Queen Elizabeth II has passed away. Today, I want to introduce the story of her life – from unexpectedly becoming Queen, to the breakup of the British Empire, to her later years of popularity.
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Reign (n) -the period of time when a king or queen rules a country
Queen Elizabeth’s reign lasted 70 years
Monarch (n) – a king or queen
Britain’s head of state is a constitutional monarch
Duty (n) – work you have to do for your job or because you feel it is right
Queen Elizabeth felt it was her duty to serve the UK
To succeed (v) – to take an official job or position after someone else
King Charles III has succeeded his mother Queen Elizabeth II
Heir (n) – a person who will legally receive money, property, or a title from another person when that person dies
Prince William is now the heir to throne
Coronation (n) – a ceremony at which a person is made king or queen
Queen Elizabeth’s coronation took place in 1953
Scandal (n) – an action or event that causes shock or disapproval
Despite scandals, the Queen remained popular in the UK
Condolence (n) – sympathy or sadness for the family or friends of a person who has died
World leaders have sent their condolences to King Charles and the Royal Family
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Queen Elizabeth II Has Died
On Thursday the 8th of September 2022, Queen Elizabeth II passed away at her residence in Scotland. Just 24 hours earlier, and as her last act as monarch, the Queen had met new British Prime Minister Liz Truss and officially approved her right to lead government. Queen Elizabeth has been succeeded by her son, now known as King Charles III, after the longest reign of British monarch.
While the passing of the Queen was inevitable at some point this decade (she was a 96-year-old woman, after all) her death has come as a shock to the UK. As I just mentioned, she had been pictured with the new Prime Minister just a day earlier. But around lunch time on September 8th, news reports emerged that the royal doctors were concerned for her health and requested her children and grandsons Prince William and Prince Harry travel to Scotland. Only a few hours later, her death was confirmed by Buckingham palace.
Queen Elizabeth’s long reign (the 70-year Jubilee was just a few months ago) was characterised by her dedication to the role and her sense of duty. The world of 1952 is unrecognisable today, but one constant presence on the international stage has been Queen Elizabeth II. During her reign, the British empire collapsed; Britain joined and left the EU; she worked with 15 different Prime Ministers from Winston Churchill to Liz Truss; she travelled 1,000,000 miles and visited at least 117 different countries.
While the world was changing and questions were being asked about the role of monarchy in a modern democracy, the Queen managed to maintain her popularity and constantly represent the UK.
There are many different episodes I could write about the Queen today. I could talk about what happens when a monarch dies?; what kind of king Charles will be?; should the UK still have a royal family? And perhaps I will cover these topics in future episodes, but today I want to look at the life of potentially the most famous person in the world. Let’s discuss how she unexpectedly became Queen and some of the major events during her reign.
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Early Life of Elizabeth
On the 21st April 1926, Elizabeth Windsor was born – not in a palace or castle but a house in London. Her parents were Albert, Duke of York, and Lady Elizabeth Bowes-Lyon. Albert was the second son of King George V, and the family raised Elizabeth and her sister Margaret Rose in a quiet family environment.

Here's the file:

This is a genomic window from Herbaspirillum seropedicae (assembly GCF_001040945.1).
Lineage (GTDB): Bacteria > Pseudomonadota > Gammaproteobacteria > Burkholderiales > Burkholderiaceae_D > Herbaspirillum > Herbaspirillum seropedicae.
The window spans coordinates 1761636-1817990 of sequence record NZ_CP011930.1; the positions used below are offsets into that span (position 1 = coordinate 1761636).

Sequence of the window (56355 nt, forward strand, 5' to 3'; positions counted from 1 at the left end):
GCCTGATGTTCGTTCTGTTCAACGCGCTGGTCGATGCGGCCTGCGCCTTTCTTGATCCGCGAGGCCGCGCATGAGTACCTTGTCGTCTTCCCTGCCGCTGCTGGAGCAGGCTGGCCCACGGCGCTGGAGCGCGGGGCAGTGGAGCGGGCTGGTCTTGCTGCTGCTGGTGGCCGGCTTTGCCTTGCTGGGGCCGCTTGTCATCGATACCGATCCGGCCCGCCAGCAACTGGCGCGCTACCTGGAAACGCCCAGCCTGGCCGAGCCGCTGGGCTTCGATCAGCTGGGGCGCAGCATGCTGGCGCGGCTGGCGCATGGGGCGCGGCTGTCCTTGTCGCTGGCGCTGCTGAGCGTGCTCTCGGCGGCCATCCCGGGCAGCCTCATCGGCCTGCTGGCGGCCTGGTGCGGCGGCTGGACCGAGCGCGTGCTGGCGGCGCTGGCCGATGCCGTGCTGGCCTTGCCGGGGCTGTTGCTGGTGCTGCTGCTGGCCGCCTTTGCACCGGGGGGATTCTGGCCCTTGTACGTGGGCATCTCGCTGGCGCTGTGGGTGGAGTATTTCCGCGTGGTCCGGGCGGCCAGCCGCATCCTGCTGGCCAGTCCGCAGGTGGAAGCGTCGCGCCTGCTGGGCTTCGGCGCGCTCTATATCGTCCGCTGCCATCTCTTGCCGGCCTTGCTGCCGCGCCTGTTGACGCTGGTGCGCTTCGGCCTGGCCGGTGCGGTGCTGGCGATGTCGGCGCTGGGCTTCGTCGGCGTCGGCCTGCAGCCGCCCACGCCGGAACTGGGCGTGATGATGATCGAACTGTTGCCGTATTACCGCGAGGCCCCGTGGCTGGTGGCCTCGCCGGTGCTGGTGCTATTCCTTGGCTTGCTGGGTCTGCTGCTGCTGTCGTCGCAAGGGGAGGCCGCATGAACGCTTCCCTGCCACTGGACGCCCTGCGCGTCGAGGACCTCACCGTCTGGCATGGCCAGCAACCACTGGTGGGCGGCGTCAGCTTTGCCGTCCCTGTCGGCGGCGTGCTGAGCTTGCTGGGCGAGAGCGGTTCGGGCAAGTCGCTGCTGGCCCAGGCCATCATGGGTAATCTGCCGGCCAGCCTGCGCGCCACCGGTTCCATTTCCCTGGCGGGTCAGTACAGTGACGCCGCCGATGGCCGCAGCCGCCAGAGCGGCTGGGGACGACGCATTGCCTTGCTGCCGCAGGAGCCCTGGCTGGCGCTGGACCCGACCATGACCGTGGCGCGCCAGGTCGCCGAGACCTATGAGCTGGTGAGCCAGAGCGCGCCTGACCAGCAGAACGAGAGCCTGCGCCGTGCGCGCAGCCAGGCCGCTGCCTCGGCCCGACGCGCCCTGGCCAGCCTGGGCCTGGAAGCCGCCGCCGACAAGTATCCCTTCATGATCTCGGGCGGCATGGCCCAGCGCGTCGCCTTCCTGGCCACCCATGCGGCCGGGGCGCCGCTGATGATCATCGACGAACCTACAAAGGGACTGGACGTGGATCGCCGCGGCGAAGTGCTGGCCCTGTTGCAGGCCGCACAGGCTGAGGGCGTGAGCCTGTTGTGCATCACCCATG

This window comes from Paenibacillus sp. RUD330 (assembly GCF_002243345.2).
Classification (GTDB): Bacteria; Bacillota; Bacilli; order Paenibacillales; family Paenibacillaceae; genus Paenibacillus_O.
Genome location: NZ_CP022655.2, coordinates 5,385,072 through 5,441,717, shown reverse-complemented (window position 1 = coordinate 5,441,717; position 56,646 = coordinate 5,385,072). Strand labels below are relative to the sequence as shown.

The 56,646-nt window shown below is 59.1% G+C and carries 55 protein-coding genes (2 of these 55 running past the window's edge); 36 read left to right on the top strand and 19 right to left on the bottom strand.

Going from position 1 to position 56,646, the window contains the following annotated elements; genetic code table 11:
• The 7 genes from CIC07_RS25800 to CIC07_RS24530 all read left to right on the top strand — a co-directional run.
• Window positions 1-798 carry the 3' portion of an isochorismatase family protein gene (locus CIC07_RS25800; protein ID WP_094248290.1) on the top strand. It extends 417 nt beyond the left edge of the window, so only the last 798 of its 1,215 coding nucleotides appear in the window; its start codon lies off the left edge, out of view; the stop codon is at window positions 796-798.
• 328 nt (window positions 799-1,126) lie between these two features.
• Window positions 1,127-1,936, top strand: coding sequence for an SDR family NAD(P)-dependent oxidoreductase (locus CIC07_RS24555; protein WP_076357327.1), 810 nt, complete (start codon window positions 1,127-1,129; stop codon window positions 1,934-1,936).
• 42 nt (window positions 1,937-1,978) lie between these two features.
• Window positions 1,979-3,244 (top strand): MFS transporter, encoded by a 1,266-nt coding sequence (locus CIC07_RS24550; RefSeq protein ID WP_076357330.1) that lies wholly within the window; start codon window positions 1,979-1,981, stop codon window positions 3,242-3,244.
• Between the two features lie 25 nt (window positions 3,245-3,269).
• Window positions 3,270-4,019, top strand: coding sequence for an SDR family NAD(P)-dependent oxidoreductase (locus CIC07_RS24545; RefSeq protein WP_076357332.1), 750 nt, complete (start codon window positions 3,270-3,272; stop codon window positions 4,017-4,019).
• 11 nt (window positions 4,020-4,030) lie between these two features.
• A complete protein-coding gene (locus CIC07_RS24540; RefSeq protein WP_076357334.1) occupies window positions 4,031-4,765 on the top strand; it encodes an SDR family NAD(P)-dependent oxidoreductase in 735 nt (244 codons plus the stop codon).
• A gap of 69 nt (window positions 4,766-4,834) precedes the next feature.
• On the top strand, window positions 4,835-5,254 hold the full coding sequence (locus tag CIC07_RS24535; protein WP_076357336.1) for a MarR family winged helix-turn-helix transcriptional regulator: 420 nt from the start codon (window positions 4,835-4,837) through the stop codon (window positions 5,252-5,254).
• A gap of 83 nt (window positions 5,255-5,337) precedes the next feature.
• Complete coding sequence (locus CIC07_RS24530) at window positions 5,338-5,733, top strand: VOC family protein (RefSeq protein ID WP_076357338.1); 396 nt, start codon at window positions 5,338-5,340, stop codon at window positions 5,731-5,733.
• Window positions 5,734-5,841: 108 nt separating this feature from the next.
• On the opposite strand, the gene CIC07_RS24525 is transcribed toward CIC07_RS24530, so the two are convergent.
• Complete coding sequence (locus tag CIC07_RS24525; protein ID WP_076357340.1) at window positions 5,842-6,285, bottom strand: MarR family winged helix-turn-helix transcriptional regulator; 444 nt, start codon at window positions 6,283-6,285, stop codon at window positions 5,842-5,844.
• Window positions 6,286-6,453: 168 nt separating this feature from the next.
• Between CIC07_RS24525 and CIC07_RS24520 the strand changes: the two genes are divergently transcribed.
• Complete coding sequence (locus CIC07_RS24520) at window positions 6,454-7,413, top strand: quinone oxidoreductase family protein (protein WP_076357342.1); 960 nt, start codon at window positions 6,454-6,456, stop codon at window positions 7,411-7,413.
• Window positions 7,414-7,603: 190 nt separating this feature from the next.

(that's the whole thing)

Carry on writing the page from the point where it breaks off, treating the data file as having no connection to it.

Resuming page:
The children were educated at home and the young Elizabeth had hopes of living in the countryside with horses and dogs. She could hold this ambition, as she was not born into the line of succession. In other words, she was not supposed to become Queen. Her father’s older brother, then known as David, would become king and his children would follow.
Elizabeth was known to be very close to her grandfather, King George V. While she did not attend school, she spent hours studying languages and the political history of the UK, and Winston Churchill (who met the future Queen while she was still a child) once said that Elizabeth has “an air of authority that was astonishing in an infant.”
George V died in 1936, and as expected he was succeeded by his eldest son David. David chose the royal name Edward and became King Edward VIII. There was a problem with Edward – his choice of wife. Edward married an American woman called Wallis Simpson, who had been married twice previously. Considering the political and religious importance of the monarchy in the UK, it was unacceptable that a king would marry such a person.
King Edward chose his wife over the throne and abdicated less than a year after becoming king. As Edward had no children, the throne passed to his younger brother. Albert, the Duke of York, became King George Vi – a job he never wanted.
The late 1930s in Europe were a time of tension. Adolf Hitler and his Nazi party had risen to power in Germany and were aggressively reforming society and forming plans to expand into Austria, Czechoslovakia, and eventually Poland. The Soviet Union was now controlled by Stalin, and Italy had the fascist government of Mussolini. The role of the royal families of Europe was being questioned across the continent, and the new king made it his goal to restore public confidence.
The young Elizabeth understood this role as well. As she did not have a brother, Elizabeth was now the heir to the throne – and she started to take part in royal duties. During the war, she briefly joined the war effort and learned to drive and repair trucks.
She met her future husband, Prince Philip of Greece, during a visit to the Royal Naval College in 1939. They continued to exchange letters throughout the war, but the King was reluctant at first to approve the marriage – Philip was seen as foreign and unsuitable for a future Queen. Eventually, their marriage was permitted, and they were married in 1947. Philip remained in the Royal Navy and the couple spent time living in Malta.
They had their first child, Charles, in 1948. In 1952, the 25-year-old Princess Elizabeth and her husband set off on an overseas tour to the British empire. While in Kenya, Elizabeth learned her father King George had died.